When everyone is working from home, previously established processes that haven't been tested in real-world scenarios tend to break down. People in a new environment are likely to behave in new ways. This is particularly true for organizations with many manual processes; attempting to recreate them without the infrastructure of an office may be too cumbersome.

For example, imagine that one of your developers needs more storage to complete a project, for which they need approval from their supervisor. In the office, they'd just swivel their chair and get the all-clear; at home, they ping the supervisor digitally. But the supervisor is on a call and doesn't reply right away. The developer might get frustrated waiting or have a deadline they must meet. This may lead to them charging compute resources to their personal credit card so they can get the task done.

Suddenly, a breakdown in the governance portion of an organization's strategy can make its cloud cost management much more complicated.

Managing costs in a time of contingency

Governance, of course, becomes a much bigger concern in a period of extreme contingency, as when your organization transitions from in-office to completely remote work.

On the one hand, organizations with cloud-based infrastructure may be well prepared to transition to remote operations. On the other hand, cloud infrastructure is far from the only consideration. Common questions and issues include whether employees have the physical equipment they need to do their jobs from home and what kind of equipment the company will have to furnish.

And then there's the question of licenses. One colleague I talked to works at an organization that decided in the last week to move to fully remote work, effective immediately. The organization was then faced with the reality that it needed 10,000 additional VPN licenses and an expansion of its mobile device management platform to enable remote access for its staff.

The transition was going to cost millions of dollars in unplanned expenses. But the alternative -- having staff sit idle for the (unknown) duration of the pandemic -- was worse. Here, having a clear business strategy (which, in this case, involved keeping employees working) made it clear that the unexpected cost was worthwhile when compared to the alternative.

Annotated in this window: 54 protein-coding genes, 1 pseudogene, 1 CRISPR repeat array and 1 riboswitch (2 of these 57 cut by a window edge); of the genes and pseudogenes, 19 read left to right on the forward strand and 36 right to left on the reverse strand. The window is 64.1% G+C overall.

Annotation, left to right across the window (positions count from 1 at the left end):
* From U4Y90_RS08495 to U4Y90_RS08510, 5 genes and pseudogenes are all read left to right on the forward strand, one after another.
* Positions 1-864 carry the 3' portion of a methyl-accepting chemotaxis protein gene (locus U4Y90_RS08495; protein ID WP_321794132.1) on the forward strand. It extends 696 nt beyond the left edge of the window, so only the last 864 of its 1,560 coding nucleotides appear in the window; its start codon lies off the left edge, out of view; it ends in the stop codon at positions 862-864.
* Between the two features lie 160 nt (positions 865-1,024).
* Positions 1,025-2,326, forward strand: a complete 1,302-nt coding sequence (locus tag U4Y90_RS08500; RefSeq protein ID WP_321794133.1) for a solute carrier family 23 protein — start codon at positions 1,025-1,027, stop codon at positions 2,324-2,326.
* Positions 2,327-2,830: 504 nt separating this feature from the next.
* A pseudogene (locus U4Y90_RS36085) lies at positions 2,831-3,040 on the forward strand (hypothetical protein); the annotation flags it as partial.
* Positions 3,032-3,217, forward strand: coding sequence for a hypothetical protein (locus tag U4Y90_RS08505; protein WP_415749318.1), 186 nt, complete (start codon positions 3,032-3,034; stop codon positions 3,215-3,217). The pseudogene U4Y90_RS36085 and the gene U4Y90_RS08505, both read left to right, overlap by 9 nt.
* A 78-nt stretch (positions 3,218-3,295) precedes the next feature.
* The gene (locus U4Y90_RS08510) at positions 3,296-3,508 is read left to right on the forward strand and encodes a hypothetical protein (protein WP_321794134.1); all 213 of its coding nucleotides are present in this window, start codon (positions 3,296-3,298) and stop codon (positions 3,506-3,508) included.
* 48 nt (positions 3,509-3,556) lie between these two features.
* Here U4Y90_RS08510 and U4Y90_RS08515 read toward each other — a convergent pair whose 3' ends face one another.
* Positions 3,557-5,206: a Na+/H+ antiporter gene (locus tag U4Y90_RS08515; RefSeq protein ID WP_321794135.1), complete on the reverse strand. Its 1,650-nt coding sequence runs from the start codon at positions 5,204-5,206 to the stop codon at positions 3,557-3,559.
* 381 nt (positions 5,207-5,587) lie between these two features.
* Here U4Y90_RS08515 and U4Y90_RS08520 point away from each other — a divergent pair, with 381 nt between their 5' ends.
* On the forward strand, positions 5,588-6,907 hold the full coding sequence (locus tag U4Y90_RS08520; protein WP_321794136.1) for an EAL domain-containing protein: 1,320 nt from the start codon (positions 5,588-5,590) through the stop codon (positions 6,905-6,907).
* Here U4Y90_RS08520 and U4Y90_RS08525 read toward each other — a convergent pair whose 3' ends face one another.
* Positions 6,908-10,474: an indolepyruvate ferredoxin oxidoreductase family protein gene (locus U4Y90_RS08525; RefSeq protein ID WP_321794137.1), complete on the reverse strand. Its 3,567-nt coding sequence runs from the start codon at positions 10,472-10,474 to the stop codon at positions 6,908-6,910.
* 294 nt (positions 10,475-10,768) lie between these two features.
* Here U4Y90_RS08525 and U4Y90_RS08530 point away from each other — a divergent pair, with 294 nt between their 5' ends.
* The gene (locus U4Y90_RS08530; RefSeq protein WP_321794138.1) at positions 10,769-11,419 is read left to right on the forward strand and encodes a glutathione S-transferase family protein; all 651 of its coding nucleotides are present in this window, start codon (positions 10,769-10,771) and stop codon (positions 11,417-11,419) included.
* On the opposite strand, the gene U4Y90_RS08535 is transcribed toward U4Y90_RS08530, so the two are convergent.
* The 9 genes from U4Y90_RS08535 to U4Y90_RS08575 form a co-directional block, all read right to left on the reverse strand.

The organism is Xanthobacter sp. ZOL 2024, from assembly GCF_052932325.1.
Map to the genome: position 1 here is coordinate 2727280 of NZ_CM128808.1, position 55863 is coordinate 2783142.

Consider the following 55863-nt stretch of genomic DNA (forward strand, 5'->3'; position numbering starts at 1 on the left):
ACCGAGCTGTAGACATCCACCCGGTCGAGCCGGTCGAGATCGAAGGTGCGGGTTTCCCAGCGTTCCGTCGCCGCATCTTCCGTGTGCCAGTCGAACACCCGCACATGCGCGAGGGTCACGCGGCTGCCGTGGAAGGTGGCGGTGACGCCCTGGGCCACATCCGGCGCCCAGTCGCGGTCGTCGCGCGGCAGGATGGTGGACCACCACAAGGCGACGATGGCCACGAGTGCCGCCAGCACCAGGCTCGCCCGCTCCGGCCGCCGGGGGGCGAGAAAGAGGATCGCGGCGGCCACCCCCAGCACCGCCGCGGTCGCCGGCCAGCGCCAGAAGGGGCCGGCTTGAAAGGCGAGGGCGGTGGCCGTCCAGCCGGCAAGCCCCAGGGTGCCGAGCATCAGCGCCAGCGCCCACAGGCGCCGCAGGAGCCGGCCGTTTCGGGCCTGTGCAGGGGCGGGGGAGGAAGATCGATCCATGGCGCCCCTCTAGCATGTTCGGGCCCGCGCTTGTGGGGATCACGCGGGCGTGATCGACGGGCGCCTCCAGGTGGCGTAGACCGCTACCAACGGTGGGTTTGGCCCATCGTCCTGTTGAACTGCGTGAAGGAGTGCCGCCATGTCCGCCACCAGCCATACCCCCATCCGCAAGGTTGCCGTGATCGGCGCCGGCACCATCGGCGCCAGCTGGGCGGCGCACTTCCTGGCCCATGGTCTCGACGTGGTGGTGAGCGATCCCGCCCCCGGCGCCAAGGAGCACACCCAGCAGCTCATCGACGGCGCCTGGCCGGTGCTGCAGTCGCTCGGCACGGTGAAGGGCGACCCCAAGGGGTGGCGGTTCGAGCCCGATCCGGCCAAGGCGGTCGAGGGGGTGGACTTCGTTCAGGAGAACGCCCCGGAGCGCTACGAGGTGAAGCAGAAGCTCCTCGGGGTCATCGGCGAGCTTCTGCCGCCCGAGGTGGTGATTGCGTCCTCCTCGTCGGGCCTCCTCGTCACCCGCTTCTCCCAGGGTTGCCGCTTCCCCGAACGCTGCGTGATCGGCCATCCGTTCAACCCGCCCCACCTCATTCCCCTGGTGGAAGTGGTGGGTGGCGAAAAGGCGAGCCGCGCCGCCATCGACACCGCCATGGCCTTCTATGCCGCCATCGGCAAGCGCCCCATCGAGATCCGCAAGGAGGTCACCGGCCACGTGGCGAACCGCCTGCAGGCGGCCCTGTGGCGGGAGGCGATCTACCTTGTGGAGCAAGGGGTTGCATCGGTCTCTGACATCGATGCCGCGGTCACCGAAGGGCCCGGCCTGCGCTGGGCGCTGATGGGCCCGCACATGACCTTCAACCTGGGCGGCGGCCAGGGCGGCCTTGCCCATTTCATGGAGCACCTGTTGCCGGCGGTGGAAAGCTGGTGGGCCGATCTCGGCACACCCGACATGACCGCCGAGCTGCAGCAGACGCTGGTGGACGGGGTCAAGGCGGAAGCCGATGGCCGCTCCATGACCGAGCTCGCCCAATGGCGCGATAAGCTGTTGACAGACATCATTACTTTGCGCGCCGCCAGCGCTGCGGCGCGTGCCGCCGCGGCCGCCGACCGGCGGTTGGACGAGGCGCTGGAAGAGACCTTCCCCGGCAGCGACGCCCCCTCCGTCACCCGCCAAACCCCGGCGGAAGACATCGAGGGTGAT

A fully cloud-based organization may find itself in a better position because employees can easily transition to home-based work. But problems can still surface. What if the cloud setup was inefficient? What if its cloud usage had unnecessary redundancies and lacked standardized billing preferences, or had no clear governance policies around new instances or accounting for increased data ingress and egress fees? Scaling up in response to a crisis would only make those problems bigger and more expensive.

The point is that strategy matters. A clear definition of business objectives allows everyone in the organization to understand exactly what is needed, when it's needed and why. While no organization can plan for every situation, a clear set of business goals can serve as a North Star around which the rest of an organization can orient itself.

In the good times, this will help ensure efficient use of all resources. In trying times, it will help create an easier, more straightforward process for deciding how to respond to challenges.

About the author

Chris Rechtsteiner is vice president at ServerCentral Turing Group. SCTG offers cloud-native software development, AWS consulting, cloud infrastructure and global data center services.